22 Spectroscopy of Chlorophyll a and b

23 Visible Spectrum

24 Light Fig H2OH2O Chloroplast Light Reactions NADP + P ADP i +

25 Light Fig H2OH2O Chloroplast Light Reactions NADP + P ADP i + ATP NADPH O2O2

26 Light Fig H2OH2O Chloroplast Light Reactions NADP + P ADP i + ATP NADPH O2O2 Calvin Cycle CO 2

27 Light Fig H2OH2O Chloroplast Light Reactions NADP + P ADP i + ATP NADPH O2O2 Calvin Cycle CO 2 [CH 2 O] (sugar)

28 The Light Reactions The Light Reactions

29 There are two types of photosystems in the thylakoid membrane Photosystem II (PS II) functions first (the numbers reflect order of discovery) and is best at absorbing a wavelength of 680 nm Photosystem II (PS II) functions first (the numbers reflect order of discovery) and is best at absorbing a wavelength of 680 nm The reaction-center chlorophyll a of PS II is called P680 The reaction-center chlorophyll a of PS II is called P680 Photosystem I (PS I) is best at absorbing a wavelength of 700 nm Photosystem I (PS I) is best at absorbing a wavelength of 700 nm The reaction-center chlorophyll a of PS I is called P700 The reaction-center chlorophyll a of PS I is called P700 Copyright © 2008 Pearson Education, Inc., publishing as Pearson Benjamin Cummings Photosystems: protein complex that contains pigments

30 Chlorophyll pigment is found in the thylakoid membrane How does chloroplast structure relate to its function?

31 Fig THYLAKOID SPACE (INTERIOR OF THYLAKOID) STROMA e–e– Pigment molecules Photon Transfer of energy Special pair of chlorophyll a molecules Thylakoid membrane Photosystem Primary electron acceptor Reaction-center complex Light-harvesting complexes

32 What does the light energy end up doing in photosystem II? A photon hits a pigment and its energy is passed among pigment molecules until it excites P680 A photon hits a pigment and its energy is passed among pigment molecules until it excites P680 An excited electron from P680 is transferred to the primary electron acceptor An excited electron from P680 is transferred to the primary electron acceptor Copyright © 2008 Pearson Education, Inc., publishing as Pearson Benjamin Cummings Electron Resonance Transfer (excitation energy)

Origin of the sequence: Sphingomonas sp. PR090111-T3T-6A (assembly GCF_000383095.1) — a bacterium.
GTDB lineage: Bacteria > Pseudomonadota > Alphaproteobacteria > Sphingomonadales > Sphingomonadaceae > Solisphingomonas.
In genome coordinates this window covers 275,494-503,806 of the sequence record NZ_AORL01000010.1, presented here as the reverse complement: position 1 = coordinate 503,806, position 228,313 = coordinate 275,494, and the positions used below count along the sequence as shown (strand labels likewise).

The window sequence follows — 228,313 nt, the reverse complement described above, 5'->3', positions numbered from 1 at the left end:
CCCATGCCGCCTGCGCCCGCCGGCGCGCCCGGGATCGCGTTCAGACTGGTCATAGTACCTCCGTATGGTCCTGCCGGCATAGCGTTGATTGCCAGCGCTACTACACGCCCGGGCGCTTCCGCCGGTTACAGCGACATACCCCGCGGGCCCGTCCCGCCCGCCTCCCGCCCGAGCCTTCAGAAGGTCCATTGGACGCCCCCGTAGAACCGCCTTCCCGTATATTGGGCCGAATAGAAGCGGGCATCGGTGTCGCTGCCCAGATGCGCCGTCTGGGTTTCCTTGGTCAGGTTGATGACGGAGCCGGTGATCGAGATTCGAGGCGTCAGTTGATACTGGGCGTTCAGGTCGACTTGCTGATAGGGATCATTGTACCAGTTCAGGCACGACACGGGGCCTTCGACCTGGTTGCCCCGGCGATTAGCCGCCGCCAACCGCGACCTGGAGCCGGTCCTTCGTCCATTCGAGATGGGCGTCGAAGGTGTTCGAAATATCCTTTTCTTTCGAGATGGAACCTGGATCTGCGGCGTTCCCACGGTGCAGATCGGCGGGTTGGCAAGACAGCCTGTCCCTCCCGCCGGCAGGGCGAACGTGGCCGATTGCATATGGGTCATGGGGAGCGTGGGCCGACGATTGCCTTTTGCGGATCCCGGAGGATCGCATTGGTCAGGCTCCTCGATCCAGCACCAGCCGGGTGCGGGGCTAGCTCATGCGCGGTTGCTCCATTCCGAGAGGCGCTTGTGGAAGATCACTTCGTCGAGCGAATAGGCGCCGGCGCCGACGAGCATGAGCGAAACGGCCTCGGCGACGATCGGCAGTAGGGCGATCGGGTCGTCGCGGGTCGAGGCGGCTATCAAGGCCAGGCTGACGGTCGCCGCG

33 © 2010 Pearson Education, Inc. Analyzing models

34 Producing ATP and NADPH

35 Fig Mill makes ATP e–e– NADPH Photon e–e– e–e– e–e– e–e– e–e– ATP Photosystem IIPhotosystem I e–e–

36 Fig Light Fd Cytochrome complex ADP + i H+H+ ATP P synthase To Calvin Cycle STROMA (low H + concentration) Thylakoid membrane THYLAKOID SPACE (high H + concentration) STROMA (low H + concentration) Photosystem II Photosystem I 4 H + Pq Pc Light NADP + reductase NADP + + H + NADPH +2 H + H2OH2O O2O2 e–e– e–e– 1/21/

37 Light reactions happen in the thylakoids Split water Release oxygen Reduce NADP+ to NADPH Generate ATP from ADP by photophosphorylation Summary of light reactions

38 Where does the original high energy electrons come from? What is the final electron acceptor? Check For Understanding

39 Relating cellular respiration to photosynthesis Mitochondria transfer chemical energy from food to ATP; chloroplasts transform light energy into the chemical energy of ATP Mitochondria transfer chemical energy from food to ATP; chloroplasts transform light energy into the chemical energy of ATP

40 Part II: The Calvin Cycle uses ATP and NADPH to convert CO 2 to sugar The Calvin cycle, like the citric acid cycle, regenerates its starting material after molecules enter and leave the cycle The Calvin cycle, like the citric acid cycle, regenerates its starting material after molecules enter and leave the cycle The cycle builds sugar from smaller molecules by using ATP and the reducing power of electrons carried by NADPH The cycle builds sugar from smaller molecules by using ATP and the reducing power of electrons carried by NADPH Copyright © 2008 Pearson Education, Inc., publishing as Pearson Benjamin Cummings